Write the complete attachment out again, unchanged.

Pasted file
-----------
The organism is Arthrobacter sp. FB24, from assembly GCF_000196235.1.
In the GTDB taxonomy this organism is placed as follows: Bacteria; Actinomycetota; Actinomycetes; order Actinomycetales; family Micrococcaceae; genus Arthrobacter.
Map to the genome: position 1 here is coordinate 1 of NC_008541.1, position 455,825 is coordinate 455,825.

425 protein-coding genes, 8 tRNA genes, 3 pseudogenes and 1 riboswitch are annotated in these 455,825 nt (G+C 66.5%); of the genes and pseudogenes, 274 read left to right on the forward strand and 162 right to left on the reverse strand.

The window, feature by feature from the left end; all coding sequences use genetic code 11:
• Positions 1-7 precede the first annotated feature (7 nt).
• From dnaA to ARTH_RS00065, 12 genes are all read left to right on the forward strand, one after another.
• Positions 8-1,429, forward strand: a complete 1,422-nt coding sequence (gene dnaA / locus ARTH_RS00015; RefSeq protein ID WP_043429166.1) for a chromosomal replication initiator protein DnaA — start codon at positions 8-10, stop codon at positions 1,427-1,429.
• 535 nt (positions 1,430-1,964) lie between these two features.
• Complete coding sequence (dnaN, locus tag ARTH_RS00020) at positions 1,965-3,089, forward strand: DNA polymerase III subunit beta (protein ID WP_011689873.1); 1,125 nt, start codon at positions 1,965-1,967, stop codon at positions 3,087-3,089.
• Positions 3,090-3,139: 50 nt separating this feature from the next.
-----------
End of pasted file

The organism is Arthrobacter sp. FB24, from assembly GCF_000196235.1.
In the GTDB taxonomy this organism is placed as follows: Bacteria; Actinomycetota; Actinomycetes; order Actinomycetales; family Micrococcaceae; genus Arthrobacter.
Map to the genome: position 1 here is coordinate 1 of NC_008541.1, position 455,825 is coordinate 455,825.

425 protein-coding genes, 8 tRNA genes, 3 pseudogenes and 1 riboswitch are annotated in these 455,825 nt (G+C 66.5%); of the genes and pseudogenes, 274 read left to right on the forward strand and 162 right to left on the reverse strand.

The window, feature by feature from the left end; all coding sequences use genetic code 11:
• Positions 1-7 precede the first annotated feature (7 nt).
• From dnaA to ARTH_RS00065, 12 genes are all read left to right on the forward strand, one after another.
• Positions 8-1,429, forward strand: a complete 1,422-nt coding sequence (gene dnaA / locus ARTH_RS00015; RefSeq protein ID WP_043429166.1) for a chromosomal replication initiator protein DnaA — start codon at positions 8-10, stop codon at positions 1,427-1,429.
• 535 nt (positions 1,430-1,964) lie between these two features.
• Complete coding sequence (dnaN, locus tag ARTH_RS00020) at positions 1,965-3,089, forward strand: DNA polymerase III subunit beta (protein ID WP_011689873.1); 1,125 nt, start codon at positions 1,965-1,967, stop codon at positions 3,087-3,089.
• Positions 3,090-3,139: 50 nt separating this feature from the next.